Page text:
While I‘ve had some, brief experience of not being able to see – my earliest memories are of becoming blind from meningitis and then, after a while, slowly beginning to see again – I can’t claim any knowledge of what being blind must be like. I read research papers and talked with people who were born blind, became blind after time or regained their sight and there was a very wide range of experiences, as you’d expect. I thought the best way to approach writing from Maria’s point-of-view would be to really get to know her and try to represent her feelings about the world as best I could, given my limitations. She is comforted by the smell of hot towels from Indian restaurants and, after the events in the book, is now repulsed by the smell of roses, lavender and rosemary.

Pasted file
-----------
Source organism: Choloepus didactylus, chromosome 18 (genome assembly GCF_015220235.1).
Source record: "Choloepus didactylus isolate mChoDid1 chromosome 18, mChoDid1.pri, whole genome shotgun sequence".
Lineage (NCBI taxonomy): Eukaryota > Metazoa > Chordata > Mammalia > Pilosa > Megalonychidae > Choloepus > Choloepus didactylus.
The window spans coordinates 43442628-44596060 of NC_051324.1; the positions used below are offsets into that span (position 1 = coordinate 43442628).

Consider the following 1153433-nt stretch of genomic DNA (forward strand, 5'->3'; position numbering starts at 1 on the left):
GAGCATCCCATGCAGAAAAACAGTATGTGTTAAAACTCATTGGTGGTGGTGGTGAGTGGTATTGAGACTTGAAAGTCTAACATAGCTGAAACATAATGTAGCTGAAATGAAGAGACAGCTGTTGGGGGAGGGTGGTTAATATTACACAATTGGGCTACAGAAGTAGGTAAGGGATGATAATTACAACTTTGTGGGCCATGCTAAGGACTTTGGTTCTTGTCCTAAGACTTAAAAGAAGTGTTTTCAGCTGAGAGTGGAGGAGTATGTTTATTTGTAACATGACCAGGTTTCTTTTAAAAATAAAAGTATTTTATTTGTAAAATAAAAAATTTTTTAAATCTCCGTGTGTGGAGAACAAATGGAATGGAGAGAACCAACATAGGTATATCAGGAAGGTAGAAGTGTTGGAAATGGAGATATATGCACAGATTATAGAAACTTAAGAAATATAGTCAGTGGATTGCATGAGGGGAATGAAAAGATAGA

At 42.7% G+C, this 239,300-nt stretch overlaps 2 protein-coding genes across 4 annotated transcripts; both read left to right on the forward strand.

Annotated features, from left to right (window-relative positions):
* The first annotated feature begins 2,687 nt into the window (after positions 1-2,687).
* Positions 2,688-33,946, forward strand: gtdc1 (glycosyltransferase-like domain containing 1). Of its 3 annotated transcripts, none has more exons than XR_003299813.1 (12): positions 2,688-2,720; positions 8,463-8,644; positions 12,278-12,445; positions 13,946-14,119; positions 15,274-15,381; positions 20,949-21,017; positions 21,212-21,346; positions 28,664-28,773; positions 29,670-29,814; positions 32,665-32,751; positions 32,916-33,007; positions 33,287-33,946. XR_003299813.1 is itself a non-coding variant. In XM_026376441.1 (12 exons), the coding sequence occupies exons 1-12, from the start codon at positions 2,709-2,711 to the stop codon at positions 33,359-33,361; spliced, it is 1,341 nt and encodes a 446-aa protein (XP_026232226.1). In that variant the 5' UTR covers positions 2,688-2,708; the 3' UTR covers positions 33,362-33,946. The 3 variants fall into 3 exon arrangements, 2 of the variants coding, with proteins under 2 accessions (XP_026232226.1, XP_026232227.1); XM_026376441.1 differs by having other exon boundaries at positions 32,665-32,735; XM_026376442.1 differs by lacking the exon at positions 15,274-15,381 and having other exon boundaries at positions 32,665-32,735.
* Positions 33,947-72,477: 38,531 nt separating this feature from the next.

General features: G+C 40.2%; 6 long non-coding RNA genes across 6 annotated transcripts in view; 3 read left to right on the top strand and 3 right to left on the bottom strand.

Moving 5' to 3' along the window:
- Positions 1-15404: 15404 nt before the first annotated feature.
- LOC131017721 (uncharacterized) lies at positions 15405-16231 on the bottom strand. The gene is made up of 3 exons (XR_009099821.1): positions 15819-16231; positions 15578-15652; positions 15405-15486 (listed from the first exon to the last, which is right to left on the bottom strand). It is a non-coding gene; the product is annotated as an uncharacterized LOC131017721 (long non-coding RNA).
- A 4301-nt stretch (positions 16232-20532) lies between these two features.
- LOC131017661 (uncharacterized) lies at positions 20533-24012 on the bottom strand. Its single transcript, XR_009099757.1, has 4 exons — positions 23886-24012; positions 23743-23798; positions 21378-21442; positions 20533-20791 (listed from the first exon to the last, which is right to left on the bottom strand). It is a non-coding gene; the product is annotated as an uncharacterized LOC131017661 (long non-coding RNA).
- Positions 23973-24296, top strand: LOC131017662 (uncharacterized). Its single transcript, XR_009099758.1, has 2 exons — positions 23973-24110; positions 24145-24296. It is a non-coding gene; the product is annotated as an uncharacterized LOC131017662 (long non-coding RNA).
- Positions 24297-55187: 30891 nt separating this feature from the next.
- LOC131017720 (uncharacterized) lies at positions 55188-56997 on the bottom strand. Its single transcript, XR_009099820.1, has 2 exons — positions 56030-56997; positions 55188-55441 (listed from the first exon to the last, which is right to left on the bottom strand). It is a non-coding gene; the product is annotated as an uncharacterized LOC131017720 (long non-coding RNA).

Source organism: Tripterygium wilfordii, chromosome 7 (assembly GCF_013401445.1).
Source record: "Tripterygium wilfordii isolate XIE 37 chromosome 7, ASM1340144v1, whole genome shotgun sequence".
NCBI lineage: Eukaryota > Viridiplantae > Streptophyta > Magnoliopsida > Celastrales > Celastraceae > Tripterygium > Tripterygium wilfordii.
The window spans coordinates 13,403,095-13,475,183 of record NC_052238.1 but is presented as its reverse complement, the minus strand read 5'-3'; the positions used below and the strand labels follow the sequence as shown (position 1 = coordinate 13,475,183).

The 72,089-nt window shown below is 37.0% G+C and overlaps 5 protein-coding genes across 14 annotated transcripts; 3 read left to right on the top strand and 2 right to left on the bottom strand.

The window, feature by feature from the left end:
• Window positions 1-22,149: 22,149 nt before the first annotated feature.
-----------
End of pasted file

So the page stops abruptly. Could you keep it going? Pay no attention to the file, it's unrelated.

4/ I feel that Maria feels safer blind than seeing. My thoughts regarding this is that she feels like she knows who she can trust while blind and can somehow sense who isn’t being honest but if she is seeing she has to interpret everything else that goes with it. I also thought that she felt that having sight ‘tarnished’ her world and being able to see her London would destroy the way that she can see / smell and sense it. How did you approach this?
Yes, I think that’s exactly it – having sight would mean an entirely new, untested set of data to process, all the time. That is a huge ordeal for her. She has been able to paint a mental picture, a smellscape, a sound skyline of London, one that is beautiful, entirely hers and under threat. I approached this by focusing on my own synaesthetic tendencies. When I hear or play music, I often experience synaesthesia and see colours and/or smell scents. The chord A Minor, for example, is a rich Mahogany brown. This helped me to get into another mode of processing the senses and, hopefully, get somewhere near to describing Maria’s London.